The historic population estimates of American Indians made by Catlin seem all but
ignored by both Mooney and his critics, however. Catlin wrote a detailed description of the
48 American Indian tribes he encountered
from 1832 to 1839. Published originally in
London in 1844 as Letters and Notes on the
AM, J.
PHYS. ANTHROP. (1978)49: 11-14.
Manners, Customs and Conditions of the
North American Indians, this book has been
reproduced recently in the United States (Catlin, ’73). It has been utilized in various ways
by anthropologists, historians and other scholars but not particularly often as a source of
population data for American Indians, even
though i t contains population figures for 41
tribes.
Recent analysis of Mooney’s sources of data
for his estimates (Ubelaker, ’76) indicates
t h a t Mooney utilized Catlin’s observations for
only one tribe, the Assiniboin, and obtained i t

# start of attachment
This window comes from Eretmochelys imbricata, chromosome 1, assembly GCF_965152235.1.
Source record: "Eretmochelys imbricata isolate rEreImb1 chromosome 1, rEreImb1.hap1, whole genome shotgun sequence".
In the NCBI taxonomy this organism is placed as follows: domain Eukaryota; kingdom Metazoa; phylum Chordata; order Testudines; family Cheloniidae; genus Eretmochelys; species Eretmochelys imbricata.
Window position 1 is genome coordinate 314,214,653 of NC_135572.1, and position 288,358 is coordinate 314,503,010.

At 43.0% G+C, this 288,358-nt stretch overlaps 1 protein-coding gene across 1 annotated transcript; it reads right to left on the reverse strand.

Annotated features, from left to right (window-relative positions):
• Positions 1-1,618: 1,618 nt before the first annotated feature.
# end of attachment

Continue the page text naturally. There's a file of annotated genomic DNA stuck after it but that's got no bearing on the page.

from a secondary source.’ With this one
known exception, Catlin’s figures are thus
independent of Mooney’s subsequent estimates. Consequently a comparison between
the figures of Mooney and those of Catlin for
comparable tribes may contribute to the current analysis of Mooney’s total figure and
therefore to the issue of the size of the preEuropean American Indian population.
COMPARISON BETWEEN MOONEY’S
AND CATLINS ESTIMATES
Mooney’s and Catlin’s population estimates
I Sapper’s (Ubelaker, ’77) 1924 estimate of from 2,000,000 to
3,500,000 is the only early significant departure from Mwney of
which I am aware.
Of perhaps interent, the figure of 8,000 utilized by Mwney for
the Assiniboin (Ubbelaker. ’76) was apparently incorrect. Catlin (’73:
p. 531 estimated the ppulation of the Assiniboin as 7,000. A h , the
fact that the estimates of Catlin and Moaney are identical for the
Cherokee, Choctaw and Menomoni may suggest that Mwney utilized Catlin in more than this one inntance.
11
12
RUSSELL THORNTON
TABLE 1
Comparison of Mooney’s and Catlin k population estimates for selected American Indian tribes
Arikara
Assiniboin
Atsina
Blackfoot
Cherokee
Cheyenne
Choctaw
Comanche
Cree